CAR-T Cells are produced by isolating T cells derived from a patient, genetically manipulating these T cells to express a CAR, and reintroducing them back into a patient for persistent expression. In the case of Tisagenlecleucel, an 83% remission rate is seen with Roblox to refractory myeloma. As recently as 2020, there are currently 671 CAR-T therapies in clinical trials, predominantly targeting blood cancers; however, there is an increasing move towards the treatment of autoimmune disorders, viral infections, and solid tumors.

Synthetic biology has also been used recently to manipulate metabolic processes for human health. An example is sitagliptin, a drug designed to enhance insulin secretion via inhibition of an enzyme called dipeptidyl peptidase 4.

The drug contains an amine with specific stereospecificity (handedness) that is difficult to manufacture using chemistry alone. Via manipulation of a transaminase from the bacterium Arthrobacter sp., the transaminase binding pocket was computationally designed to be opened up, and via several rounds of evolution, its activity was improved. The final product contains 27 amino acid substitutions which enable the production of this enantiomer with >99.95% enantiomeric excess (ee). ee reflects how pure a chiral (handed) substance is.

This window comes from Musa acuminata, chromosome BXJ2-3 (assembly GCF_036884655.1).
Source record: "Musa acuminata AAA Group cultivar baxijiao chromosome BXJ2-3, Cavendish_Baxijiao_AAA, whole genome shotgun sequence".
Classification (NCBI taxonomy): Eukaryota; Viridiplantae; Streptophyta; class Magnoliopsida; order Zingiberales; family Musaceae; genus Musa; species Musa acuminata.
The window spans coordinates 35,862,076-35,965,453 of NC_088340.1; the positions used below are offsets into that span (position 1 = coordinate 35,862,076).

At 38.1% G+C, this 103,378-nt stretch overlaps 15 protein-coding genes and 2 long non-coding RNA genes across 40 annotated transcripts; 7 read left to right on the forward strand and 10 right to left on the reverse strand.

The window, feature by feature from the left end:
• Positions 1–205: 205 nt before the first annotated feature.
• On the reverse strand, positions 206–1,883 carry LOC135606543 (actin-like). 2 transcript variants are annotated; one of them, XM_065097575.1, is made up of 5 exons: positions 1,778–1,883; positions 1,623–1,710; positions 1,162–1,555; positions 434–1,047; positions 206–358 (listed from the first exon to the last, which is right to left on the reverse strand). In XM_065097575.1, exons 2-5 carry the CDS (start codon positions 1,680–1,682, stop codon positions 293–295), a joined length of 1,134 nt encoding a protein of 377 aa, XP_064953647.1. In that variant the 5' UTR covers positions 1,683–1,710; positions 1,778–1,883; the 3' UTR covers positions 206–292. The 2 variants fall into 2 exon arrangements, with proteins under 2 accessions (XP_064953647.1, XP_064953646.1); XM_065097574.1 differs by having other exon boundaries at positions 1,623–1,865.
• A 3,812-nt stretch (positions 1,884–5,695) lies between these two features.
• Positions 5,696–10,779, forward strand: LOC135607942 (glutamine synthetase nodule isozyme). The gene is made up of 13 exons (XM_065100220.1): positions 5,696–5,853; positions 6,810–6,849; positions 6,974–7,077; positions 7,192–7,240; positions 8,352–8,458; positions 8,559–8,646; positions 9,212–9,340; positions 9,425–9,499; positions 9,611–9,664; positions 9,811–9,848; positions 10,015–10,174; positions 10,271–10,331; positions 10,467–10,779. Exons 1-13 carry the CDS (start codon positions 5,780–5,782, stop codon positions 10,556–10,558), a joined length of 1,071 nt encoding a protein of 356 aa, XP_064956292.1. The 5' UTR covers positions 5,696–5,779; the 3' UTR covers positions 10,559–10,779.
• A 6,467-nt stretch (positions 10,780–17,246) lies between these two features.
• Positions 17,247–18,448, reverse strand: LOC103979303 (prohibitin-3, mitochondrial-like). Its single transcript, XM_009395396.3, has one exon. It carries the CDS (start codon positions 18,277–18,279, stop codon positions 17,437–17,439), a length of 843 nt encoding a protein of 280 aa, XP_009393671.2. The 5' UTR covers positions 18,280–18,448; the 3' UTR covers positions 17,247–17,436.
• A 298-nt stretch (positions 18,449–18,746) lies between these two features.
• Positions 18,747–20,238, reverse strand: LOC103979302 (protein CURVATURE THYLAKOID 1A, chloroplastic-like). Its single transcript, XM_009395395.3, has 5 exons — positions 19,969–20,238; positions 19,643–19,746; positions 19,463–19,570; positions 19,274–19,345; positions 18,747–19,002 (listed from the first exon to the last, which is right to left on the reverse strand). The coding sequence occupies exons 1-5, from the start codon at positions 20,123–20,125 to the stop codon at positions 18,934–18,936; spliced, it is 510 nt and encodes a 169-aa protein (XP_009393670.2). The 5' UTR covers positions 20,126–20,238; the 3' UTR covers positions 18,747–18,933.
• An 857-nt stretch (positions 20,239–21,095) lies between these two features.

This approach has been extended to apply to drugs that contain functional groups that would be difficult to produce using enzymes alone. An example of this is the HIV antiviral drug islatravir which is now produced using 5 evolutionary-directed enzymes.

Synthetic biology and bifortification for human health

Synthetic biology also benefits human health through biofortification. This describes the production of crop varieties that have enhanced nutritional profiles as a result of conventional or genetic engineering manipulation.

Several notable crops have been developed, for example, golden rice, which is enhanced with beta carotene, purple tomatoes, and purple endosperm rice which contain enhanced levels of anthocyanin and aSTARice, an iteration of golden rice, which results in the production of the carotenoid astaxanthin.